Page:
U.S. Gold Coins

Once Used In Commerce, Now Coveted By Collectors • For thousands of years, gold coins served as the backbone of commerce. So when America established its currency system, the Coinage Act of 1792 called for three denominations of US gold coins: the gold eagle ($10), the gold half eagle ($5) and the gold quarter eagle ($2.50). Since then, US coinage has grown to include other gold coins – including ones struck for commerce, commemorative issues and no less than four separate series of gold bullion coins.

Gold Rushes Bring New U.S. Gold Coins

It didn't take long for "gold fever" to sweep the new nation. In 1802, a hefty 17-lb. rock being used as a doorstop in North Carolina was identified as gold. The first US gold rush was on! By 1835, the US Mint had established a branch mint in Charlotte. Then the discovery of gold at Sutter's Mill in 1848 triggered the great California gold rush and the establishment of the San Francisco Mint. New denominations of US gold coins were also struck, including the gold dollar, the $3 gold piece, the $4 gold "Stella" and the $20 gold Double Eagle.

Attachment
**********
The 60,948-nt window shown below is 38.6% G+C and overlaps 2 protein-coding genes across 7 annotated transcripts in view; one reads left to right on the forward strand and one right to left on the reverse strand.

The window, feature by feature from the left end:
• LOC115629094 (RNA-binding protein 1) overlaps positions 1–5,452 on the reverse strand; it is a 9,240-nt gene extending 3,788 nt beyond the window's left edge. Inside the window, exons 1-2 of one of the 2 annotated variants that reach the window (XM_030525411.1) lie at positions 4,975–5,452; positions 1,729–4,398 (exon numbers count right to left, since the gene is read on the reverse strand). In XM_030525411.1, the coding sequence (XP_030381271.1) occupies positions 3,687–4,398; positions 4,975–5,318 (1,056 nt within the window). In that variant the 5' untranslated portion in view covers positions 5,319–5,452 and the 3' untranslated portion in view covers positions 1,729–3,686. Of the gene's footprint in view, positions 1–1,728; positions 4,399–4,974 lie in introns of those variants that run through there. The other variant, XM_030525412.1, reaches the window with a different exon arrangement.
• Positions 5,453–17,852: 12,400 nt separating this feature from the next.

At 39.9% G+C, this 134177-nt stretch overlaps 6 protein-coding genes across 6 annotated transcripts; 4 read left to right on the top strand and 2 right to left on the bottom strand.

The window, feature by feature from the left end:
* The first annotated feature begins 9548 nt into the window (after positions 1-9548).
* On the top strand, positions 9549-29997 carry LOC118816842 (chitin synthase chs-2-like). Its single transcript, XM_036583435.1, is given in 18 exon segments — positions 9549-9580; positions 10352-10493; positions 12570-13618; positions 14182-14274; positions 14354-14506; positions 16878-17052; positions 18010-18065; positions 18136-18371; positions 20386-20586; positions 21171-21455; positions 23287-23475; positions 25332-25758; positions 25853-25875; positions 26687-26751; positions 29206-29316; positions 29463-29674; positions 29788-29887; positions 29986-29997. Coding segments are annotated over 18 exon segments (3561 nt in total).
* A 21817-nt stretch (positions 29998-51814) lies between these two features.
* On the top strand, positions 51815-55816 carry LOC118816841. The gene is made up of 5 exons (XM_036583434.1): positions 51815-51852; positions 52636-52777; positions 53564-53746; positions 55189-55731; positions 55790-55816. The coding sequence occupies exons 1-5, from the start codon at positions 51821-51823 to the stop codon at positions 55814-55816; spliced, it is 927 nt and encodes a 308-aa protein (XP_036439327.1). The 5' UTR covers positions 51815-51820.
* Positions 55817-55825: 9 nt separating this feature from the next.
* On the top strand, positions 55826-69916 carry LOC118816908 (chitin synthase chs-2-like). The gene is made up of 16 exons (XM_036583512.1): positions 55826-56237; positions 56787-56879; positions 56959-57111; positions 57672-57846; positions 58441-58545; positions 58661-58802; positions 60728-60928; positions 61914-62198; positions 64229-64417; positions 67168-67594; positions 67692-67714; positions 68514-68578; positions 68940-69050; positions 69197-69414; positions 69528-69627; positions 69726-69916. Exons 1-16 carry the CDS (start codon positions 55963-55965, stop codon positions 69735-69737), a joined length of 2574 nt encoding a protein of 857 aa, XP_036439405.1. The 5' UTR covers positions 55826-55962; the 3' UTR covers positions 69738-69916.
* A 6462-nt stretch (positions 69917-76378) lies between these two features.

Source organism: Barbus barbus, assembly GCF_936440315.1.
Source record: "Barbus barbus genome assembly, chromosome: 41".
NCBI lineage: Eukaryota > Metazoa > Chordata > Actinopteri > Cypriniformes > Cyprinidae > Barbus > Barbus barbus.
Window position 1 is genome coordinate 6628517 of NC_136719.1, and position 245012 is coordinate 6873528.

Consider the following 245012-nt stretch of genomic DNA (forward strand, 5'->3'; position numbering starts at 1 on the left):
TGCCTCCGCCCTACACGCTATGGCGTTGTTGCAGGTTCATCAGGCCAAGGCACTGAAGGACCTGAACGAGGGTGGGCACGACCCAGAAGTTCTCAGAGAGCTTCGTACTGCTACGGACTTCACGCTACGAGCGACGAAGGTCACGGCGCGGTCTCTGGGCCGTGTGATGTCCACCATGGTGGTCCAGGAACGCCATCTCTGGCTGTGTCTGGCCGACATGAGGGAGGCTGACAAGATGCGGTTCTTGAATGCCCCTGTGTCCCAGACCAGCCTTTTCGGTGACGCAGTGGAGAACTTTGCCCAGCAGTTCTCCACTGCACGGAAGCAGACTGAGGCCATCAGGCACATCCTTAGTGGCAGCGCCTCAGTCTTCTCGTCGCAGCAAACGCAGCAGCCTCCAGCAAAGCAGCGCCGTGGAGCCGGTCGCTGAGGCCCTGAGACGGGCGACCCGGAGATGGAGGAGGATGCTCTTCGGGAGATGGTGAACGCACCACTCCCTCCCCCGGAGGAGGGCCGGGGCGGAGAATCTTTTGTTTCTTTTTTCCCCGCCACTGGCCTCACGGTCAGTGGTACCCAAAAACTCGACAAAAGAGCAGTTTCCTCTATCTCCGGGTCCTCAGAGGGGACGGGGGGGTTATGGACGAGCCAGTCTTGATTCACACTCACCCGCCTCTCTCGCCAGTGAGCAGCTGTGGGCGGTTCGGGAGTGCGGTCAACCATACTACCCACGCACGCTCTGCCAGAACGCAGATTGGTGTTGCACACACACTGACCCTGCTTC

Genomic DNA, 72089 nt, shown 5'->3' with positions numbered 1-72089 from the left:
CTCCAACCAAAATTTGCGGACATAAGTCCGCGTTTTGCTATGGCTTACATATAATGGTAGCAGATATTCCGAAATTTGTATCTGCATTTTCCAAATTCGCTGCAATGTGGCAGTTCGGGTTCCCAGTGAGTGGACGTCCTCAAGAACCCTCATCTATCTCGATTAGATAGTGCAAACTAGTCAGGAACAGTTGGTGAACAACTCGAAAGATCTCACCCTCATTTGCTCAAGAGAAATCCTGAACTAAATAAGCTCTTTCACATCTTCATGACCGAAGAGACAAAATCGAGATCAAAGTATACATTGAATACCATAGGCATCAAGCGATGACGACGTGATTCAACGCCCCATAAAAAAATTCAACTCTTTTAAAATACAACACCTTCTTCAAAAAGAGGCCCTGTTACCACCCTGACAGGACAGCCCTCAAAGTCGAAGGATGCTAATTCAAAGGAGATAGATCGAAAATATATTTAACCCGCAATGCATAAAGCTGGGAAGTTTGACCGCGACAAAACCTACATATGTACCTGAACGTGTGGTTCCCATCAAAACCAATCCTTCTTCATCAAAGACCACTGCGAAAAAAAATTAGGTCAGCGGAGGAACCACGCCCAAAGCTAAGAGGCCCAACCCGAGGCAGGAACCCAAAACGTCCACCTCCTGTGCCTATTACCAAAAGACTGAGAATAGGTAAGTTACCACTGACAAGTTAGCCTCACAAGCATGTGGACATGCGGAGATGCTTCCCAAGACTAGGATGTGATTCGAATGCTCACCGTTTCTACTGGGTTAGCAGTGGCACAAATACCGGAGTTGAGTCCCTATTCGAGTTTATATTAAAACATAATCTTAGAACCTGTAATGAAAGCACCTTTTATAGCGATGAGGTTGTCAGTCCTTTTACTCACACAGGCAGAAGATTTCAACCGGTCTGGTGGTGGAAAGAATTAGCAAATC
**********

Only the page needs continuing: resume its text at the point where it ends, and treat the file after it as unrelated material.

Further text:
Outlawed for Forty Years

In 1933, President Franklin D. Roosevelt signed an executive order requiring all persons turn in not only their US gold coins, but all gold bullion and gold certificates to the Federal Reserve – or face hefty fines and/or imprisonment. Gold remained illegal to own for over 40 years, until President Gerald Ford rescinded the order and signed Public Law 93-373 on December 31, 1974, making it legal once more for US citizens to own gold and use it in trade.

A New Age for U.S. Gold Coins

On December 17, 1985 President Ronald Reagan signed into law the Gold Bullion Coin Act. Gold coins were no longer used in everyday commerce, but the mint once again had the authority to issue gold coins. The popular American Eagle bullion series was quickly introduced. And since then, no less than three other series of US gold bullion coins have been issued: the American Buffalo, the First Spouse and the American Liberty. To learn more about modern and classic US gold coins, visit the Littleton Coin Company Learn Center.